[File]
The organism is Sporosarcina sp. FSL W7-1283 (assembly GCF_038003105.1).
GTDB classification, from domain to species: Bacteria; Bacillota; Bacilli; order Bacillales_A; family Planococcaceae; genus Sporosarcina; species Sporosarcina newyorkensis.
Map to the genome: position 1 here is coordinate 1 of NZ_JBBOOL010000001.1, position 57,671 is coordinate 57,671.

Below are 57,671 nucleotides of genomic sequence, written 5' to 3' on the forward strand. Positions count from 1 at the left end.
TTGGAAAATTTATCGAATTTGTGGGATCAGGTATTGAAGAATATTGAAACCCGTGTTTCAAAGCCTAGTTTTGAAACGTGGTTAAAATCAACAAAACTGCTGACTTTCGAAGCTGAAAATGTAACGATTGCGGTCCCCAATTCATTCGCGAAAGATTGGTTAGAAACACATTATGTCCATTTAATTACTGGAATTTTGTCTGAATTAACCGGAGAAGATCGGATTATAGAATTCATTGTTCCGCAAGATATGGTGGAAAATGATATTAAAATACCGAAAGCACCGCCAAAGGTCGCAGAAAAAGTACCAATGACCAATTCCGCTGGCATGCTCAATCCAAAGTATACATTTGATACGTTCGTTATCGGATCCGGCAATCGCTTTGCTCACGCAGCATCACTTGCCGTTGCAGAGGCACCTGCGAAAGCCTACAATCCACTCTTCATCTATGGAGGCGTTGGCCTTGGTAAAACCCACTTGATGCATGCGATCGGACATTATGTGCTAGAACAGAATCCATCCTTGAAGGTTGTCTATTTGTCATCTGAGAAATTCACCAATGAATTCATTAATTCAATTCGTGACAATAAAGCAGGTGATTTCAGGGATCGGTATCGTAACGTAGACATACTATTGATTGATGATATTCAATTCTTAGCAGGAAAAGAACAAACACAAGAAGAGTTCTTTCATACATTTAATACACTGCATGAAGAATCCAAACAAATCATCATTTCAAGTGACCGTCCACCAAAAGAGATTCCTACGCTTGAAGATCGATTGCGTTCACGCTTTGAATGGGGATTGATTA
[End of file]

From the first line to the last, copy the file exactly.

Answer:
The organism is Sporosarcina sp. FSL W7-1283 (assembly GCF_038003105.1).
GTDB classification, from domain to species: Bacteria; Bacillota; Bacilli; order Bacillales_A; family Planococcaceae; genus Sporosarcina; species Sporosarcina newyorkensis.
Map to the genome: position 1 here is coordinate 1 of NZ_JBBOOL010000001.1, position 57,671 is coordinate 57,671.

Below are 57,671 nucleotides of genomic sequence, written 5' to 3' on the forward strand. Positions count from 1 at the left end.
TTGGAAAATTTATCGAATTTGTGGGATCAGGTATTGAAGAATATTGAAACCCGTGTTTCAAAGCCTAGTTTTGAAACGTGGTTAAAATCAACAAAACTGCTGACTTTCGAAGCTGAAAATGTAACGATTGCGGTCCCCAATTCATTCGCGAAAGATTGGTTAGAAACACATTATGTCCATTTAATTACTGGAATTTTGTCTGAATTAACCGGAGAAGATCGGATTATAGAATTCATTGTTCCGCAAGATATGGTGGAAAATGATATTAAAATACCGAAAGCACCGCCAAAGGTCGCAGAAAAAGTACCAATGACCAATTCCGCTGGCATGCTCAATCCAAAGTATACATTTGATACGTTCGTTATCGGATCCGGCAATCGCTTTGCTCACGCAGCATCACTTGCCGTTGCAGAGGCACCTGCGAAAGCCTACAATCCACTCTTCATCTATGGAGGCGTTGGCCTTGGTAAAACCCACTTGATGCATGCGATCGGACATTATGTGCTAGAACAGAATCCATCCTTGAAGGTTGTCTATTTGTCATCTGAGAAATTCACCAATGAATTCATTAATTCAATTCGTGACAATAAAGCAGGTGATTTCAGGGATCGGTATCGTAACGTAGACATACTATTGATTGATGATATTCAATTCTTAGCAGGAAAAGAACAAACACAAGAAGAGTTCTTTCATACATTTAATACACTGCATGAAGAATCCAAACAAATCATCATTTCAAGTGACCGTCCACCAAAAGAGATTCCTACGCTTGAAGATCGATTGCGTTCACGCTTTGAATGGGGATTGATTA